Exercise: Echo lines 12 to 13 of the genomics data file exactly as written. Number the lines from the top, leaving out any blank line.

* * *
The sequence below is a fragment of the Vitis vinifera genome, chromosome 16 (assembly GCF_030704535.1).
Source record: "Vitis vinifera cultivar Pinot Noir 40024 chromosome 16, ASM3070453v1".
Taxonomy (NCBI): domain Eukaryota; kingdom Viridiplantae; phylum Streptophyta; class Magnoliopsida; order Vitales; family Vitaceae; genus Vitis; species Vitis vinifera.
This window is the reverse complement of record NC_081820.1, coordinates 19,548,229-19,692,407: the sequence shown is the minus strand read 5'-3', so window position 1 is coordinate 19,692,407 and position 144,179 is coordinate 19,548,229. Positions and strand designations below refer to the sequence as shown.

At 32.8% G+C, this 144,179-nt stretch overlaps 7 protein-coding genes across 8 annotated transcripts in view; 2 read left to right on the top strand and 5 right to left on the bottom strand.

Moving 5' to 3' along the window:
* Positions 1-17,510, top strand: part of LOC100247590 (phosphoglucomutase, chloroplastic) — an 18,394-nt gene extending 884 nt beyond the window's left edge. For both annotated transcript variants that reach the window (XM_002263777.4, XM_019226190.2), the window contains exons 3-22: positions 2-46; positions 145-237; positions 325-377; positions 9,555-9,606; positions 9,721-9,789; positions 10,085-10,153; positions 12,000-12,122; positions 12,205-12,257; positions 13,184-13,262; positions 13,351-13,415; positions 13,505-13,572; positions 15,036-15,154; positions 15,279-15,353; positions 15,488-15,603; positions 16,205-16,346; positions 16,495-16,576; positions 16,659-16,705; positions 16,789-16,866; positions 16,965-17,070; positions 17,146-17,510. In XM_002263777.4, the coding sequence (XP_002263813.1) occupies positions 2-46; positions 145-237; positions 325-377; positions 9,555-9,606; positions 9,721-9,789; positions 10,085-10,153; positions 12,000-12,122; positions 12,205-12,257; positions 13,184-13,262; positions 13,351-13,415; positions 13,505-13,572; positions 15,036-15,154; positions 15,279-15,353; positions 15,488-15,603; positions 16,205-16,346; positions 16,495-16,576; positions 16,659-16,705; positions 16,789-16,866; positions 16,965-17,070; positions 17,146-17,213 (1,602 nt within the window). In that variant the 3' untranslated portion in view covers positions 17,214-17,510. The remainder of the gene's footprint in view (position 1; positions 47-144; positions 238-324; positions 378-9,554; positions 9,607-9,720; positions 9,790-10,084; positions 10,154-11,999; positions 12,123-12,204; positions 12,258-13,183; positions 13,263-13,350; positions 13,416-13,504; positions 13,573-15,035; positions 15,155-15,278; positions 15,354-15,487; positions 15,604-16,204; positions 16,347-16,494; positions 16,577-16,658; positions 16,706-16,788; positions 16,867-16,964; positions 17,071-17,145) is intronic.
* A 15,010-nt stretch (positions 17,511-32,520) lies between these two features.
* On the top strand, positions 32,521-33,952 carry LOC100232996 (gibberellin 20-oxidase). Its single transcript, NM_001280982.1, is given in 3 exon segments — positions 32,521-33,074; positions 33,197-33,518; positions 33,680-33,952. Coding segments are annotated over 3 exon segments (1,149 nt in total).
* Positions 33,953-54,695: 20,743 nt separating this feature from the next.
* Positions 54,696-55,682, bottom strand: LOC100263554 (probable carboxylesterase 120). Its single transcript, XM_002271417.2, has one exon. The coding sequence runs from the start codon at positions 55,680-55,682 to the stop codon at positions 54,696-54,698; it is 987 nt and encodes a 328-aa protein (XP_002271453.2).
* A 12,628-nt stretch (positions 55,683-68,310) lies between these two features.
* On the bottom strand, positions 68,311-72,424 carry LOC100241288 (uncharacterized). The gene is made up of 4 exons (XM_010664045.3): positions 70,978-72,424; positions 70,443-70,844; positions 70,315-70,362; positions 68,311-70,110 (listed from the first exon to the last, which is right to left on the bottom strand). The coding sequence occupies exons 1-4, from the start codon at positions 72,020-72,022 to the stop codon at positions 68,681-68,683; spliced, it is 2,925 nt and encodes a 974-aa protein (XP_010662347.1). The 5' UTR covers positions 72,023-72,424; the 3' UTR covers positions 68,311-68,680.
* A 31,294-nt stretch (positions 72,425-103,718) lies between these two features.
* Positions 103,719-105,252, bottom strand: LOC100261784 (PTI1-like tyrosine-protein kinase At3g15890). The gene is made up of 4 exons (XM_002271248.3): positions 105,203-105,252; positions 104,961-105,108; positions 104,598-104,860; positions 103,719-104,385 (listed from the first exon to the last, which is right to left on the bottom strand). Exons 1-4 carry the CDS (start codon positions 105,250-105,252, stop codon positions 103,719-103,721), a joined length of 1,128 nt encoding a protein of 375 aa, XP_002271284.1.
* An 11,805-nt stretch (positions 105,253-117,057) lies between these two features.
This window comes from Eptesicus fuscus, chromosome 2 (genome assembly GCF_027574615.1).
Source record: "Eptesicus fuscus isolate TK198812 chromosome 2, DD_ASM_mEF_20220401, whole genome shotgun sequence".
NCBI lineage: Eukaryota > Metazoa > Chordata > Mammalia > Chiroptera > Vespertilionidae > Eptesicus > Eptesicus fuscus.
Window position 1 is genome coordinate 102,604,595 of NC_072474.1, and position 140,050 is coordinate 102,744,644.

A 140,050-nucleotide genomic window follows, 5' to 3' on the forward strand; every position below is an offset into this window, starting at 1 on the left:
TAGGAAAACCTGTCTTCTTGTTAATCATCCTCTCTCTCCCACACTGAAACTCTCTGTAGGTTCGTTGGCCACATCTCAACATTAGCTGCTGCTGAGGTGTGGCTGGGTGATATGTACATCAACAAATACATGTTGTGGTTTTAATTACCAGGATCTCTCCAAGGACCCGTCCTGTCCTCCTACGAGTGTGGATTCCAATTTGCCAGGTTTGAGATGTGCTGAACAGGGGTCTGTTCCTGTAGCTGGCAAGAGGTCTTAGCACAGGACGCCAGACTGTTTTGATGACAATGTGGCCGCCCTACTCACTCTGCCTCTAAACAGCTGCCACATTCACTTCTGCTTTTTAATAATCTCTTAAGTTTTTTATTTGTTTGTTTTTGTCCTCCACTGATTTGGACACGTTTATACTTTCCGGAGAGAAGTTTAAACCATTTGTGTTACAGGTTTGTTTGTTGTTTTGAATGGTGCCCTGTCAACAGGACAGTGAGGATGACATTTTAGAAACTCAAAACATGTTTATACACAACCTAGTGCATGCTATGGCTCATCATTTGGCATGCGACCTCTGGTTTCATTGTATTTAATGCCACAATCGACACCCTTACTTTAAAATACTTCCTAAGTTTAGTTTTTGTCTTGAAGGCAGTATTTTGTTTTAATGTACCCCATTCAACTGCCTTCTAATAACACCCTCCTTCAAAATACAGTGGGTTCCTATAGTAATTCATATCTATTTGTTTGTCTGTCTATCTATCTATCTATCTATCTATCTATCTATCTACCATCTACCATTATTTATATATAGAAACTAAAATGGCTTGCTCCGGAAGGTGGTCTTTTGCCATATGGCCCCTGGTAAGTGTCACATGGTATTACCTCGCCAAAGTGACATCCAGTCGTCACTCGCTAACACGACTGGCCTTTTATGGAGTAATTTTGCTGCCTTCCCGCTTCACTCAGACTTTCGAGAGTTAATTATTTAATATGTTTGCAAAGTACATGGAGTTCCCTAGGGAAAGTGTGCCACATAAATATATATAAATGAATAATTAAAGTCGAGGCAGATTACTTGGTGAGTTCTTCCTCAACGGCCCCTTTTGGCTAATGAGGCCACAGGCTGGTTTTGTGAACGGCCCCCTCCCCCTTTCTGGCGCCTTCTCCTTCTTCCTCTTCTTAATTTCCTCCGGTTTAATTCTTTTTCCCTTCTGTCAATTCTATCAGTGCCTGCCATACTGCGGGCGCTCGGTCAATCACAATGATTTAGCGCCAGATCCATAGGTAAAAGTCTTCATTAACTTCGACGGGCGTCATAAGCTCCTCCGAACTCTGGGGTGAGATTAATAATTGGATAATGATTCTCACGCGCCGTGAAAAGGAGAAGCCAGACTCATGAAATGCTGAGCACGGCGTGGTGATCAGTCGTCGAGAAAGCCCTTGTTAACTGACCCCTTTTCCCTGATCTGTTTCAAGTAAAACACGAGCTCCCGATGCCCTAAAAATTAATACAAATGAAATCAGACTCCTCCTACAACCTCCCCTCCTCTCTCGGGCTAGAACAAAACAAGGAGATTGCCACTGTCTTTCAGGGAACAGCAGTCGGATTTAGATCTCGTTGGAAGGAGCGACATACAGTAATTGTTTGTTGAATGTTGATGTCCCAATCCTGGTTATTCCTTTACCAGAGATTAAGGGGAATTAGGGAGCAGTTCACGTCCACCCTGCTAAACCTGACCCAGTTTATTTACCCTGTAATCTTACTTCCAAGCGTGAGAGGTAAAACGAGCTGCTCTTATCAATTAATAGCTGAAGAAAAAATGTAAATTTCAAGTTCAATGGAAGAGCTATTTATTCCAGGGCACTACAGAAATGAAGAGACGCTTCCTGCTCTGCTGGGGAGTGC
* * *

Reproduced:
* A 12,628-nt stretch (positions 55,683-68,310) lies between these two features.
* On the bottom strand, positions 68,311-72,424 carry LOC100241288 (uncharacterized). The gene is made up of 4 exons (XM_010664045.3): positions 70,978-72,424; positions 70,443-70,844; positions 70,315-70,362; positions 68,311-70,110 (listed from the first exon to the last, which is right to left on the bottom strand). The coding sequence occupies exons 1-4, from the start codon at positions 72,020-72,022 to the stop codon at positions 68,681-68,683; spliced, it is 2,925 nt and encodes a 974-aa protein (XP_010662347.1). The 5' UTR covers positions 72,023-72,424; the 3' UTR covers positions 68,311-68,680.